Students reflect on study abroad experiences lost during pandemic, plan for next year


Illustration by Emma Ruck

Missing out on study-abroad experiences during the pandemic have disrupted some students’ internship prospects and study abroad plans.

Hailey Kim, Reporter

Since last spring, most study abroad programs have been canceled or moved online. For some students, this had been a source of confusion and frustration — especially upperclassmen who have missed their last opportunity to study abroad.

SESP junior Saya Federbush, who is minoring in environmental policy and culture, was accepted to study energy technology and policy in China as part of the Wanxiang Fellows program last summer — before the program was cancelled. 

“(The cancellation) did affect my ability to get an internship that’s relevant to my minor,” Federbush said. “If I had done that (program) last summer, I might have been more interested in energy or understand if that’s something that I would want to consider as a future career path.”

This year, Federbush is taking environmental policy classes and interning at an environmental education organization. But said she would have appreciated it if she had been able to start sooner.

Weinberg sophomore Cindy Shou had a different experience with study abroad during the pandemic. Barred from travel last fall, she still completed a virtual internship through the Global Engagement Studies Institute with students in Bolivia and Argentina. 

While the class component of the program felt like any other online course, the internship component was wholly different, Shou said. 

“Listening to presentations about the country you’re supposed to visit versus actually going and being at the physical places — it’s so much different,” Shou said.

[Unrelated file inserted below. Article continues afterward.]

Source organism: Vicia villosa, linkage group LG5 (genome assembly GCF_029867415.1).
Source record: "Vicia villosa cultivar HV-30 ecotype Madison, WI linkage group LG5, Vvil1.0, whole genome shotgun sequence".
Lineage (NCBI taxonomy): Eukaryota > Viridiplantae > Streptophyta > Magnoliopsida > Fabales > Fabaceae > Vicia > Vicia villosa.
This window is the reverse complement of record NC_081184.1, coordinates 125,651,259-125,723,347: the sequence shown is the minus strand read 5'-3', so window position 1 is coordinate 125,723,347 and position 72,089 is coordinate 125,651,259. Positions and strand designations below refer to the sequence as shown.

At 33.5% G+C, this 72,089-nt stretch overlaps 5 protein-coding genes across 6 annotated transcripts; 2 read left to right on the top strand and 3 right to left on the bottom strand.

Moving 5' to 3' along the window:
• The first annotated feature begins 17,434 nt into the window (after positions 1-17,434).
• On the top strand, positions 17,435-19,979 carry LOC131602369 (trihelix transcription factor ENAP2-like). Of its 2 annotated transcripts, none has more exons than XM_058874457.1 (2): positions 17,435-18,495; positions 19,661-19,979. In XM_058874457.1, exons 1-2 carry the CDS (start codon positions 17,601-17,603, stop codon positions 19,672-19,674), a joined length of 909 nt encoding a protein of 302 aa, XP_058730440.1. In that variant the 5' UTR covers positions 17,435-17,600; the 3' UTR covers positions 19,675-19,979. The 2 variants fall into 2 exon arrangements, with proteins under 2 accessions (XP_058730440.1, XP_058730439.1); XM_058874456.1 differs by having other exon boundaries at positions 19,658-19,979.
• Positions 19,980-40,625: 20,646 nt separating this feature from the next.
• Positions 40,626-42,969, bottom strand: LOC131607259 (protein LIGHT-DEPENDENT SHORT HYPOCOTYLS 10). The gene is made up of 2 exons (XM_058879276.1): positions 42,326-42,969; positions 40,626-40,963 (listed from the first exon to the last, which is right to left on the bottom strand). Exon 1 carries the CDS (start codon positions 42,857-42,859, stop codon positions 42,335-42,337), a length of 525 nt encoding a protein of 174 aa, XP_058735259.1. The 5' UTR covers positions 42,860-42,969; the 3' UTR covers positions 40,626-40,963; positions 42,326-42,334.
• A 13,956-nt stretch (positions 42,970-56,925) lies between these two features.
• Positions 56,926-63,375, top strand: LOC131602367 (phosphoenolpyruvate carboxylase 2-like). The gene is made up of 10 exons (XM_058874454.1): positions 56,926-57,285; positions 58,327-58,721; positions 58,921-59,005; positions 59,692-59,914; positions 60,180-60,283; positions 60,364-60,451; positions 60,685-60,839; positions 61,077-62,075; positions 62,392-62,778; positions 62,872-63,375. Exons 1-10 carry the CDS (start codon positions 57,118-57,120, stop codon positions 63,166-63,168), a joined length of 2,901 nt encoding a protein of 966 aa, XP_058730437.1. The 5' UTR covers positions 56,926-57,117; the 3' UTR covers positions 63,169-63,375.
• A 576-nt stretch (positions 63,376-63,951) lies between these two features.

Shou said the language barrier was also exacerbated by not learning in-person. Her class presenters spoke in Spanish, she said, and it was difficult to keep up without the regular language immersion of study abroad.

For Shou, studying abroad was especially important because it was a requirement for her global health major prior to the pandemic.

Both Shou and Communication sophomore Ginny Lee said they are interested in potentially studying abroad next year. Shou plans to study in Bosnia-Herzegovina, while Lee wants to attend the Prague Film School as a radio, television and film major. 

Lee said she is not interested in virtual study abroad programs because she doesn’t know if the experience would be meaningfully different from her classes in Evanston.

In addition, Lee expressed worry about the rise in anti-Asian hate crimes during the pandemic. She said the recent uptick is not stopping her from studying abroad, but it is something she has to consider.

“As an Asian woman…the reports of Asian hate crime incidents globally (is) just concerning, because you always want to be safe,” Lee said.

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